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10 October 2022 | Podcasts | Article by Roman Kubiak TEP

Are smart contracts legal? | Lawyers on the Block


Are smart contracts legal? | Lawyers on the BlockAre smart contracts legal? | Lawyers on the BlockAre smart contracts legal? | Lawyers on the Block

In this episode of the Lawyers on the Block podcast we look at smart contracts and in particular ‘smart legal contracts’. At their most basic, smart contracts are coded agreements which do not require a middleman to monitor them. We discuss what they are, how they can be used, how they are being used now, their pros and cons, and what the future looks like for them.

A smart contract is not a contract in the sense of a document, or exchanges of words, letters, emails or other digital communications that evidence legally binding rights and duties. As the term is used in the context of today’s blockchain applications, a smart contract is a set of programmatic rules that can be fully or partly executed in response to user-defined independent input and without the need for further intervention from the parties, the outcome being achieved via computer code that has been deployed onto a blockchain network.

We talk about smart contracts which are currently adopted and used by most individuals out there and then go deeper to talk about how smart legal contracts could affect not only the legal industry but the industry sectors which are likely to be using them as normal everyday procedure in years to come.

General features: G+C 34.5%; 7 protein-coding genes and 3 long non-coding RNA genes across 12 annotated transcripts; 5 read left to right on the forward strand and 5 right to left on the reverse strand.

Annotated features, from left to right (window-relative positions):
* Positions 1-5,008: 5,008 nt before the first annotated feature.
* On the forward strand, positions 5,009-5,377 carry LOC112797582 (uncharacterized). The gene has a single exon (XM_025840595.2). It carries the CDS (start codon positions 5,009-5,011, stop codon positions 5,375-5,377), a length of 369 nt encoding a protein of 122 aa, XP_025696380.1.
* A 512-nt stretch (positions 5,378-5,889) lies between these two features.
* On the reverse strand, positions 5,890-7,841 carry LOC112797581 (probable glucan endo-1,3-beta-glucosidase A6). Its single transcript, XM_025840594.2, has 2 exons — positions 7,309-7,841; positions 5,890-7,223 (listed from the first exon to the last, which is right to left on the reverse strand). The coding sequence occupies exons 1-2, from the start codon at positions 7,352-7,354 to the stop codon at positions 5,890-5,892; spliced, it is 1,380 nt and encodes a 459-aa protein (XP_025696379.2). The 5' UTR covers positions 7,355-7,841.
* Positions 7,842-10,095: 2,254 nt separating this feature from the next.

There is discussion about the benefits of what blockchain provides in the ‘storage’ of the smart contracts and the immutability of the agreement by its placement on that system.

We then move on to discuss whether smart contracts are legally binding in English and Welsh law by applying the more traditional models of contracts, and what constitutes a valid contract, against the attributes of smart contract. While a smart contract has the capability to be self-enforcing, we consider that there may be a risk that the performance outcome of the contract could be undone by English and Welsh courts because of the factors present.

Once the factors which make up a smart contract have been thrashed out, the discussion then moves to the Law Commission advice to the government, released in November 2021, on smart contracts and their take on the matter. We look at what they recommend in terms of how the law should regulate and how much it should intervene.

Overall, we conclude that smart legal contracts will be prevalent in all of our lives in the future and that it is now time for professionals and businesses alike to consider their advantages and to get to grips with how they are and will be used.

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Author bio

Kieran joined Hugh James in August 2021 and is an Associate in the Contested Wills, Trusts and Estates team. He advises both on contentious and non-contentious matters. On the non-contentious side, Kieran advises on high net worth trust and estate planning matters, whilst on the contentious side, Kieran can advise on all matters of trust, will and estate disputes including Inheritance Act claims.

Disclaimer: The information on the Hugh James website is for general information only and reflects the position at the date of publication. It does not constitute legal advice and should not be treated as such. If you would like to ensure the commentary reflects current legislation, case law or best practice, please contact the blog author.

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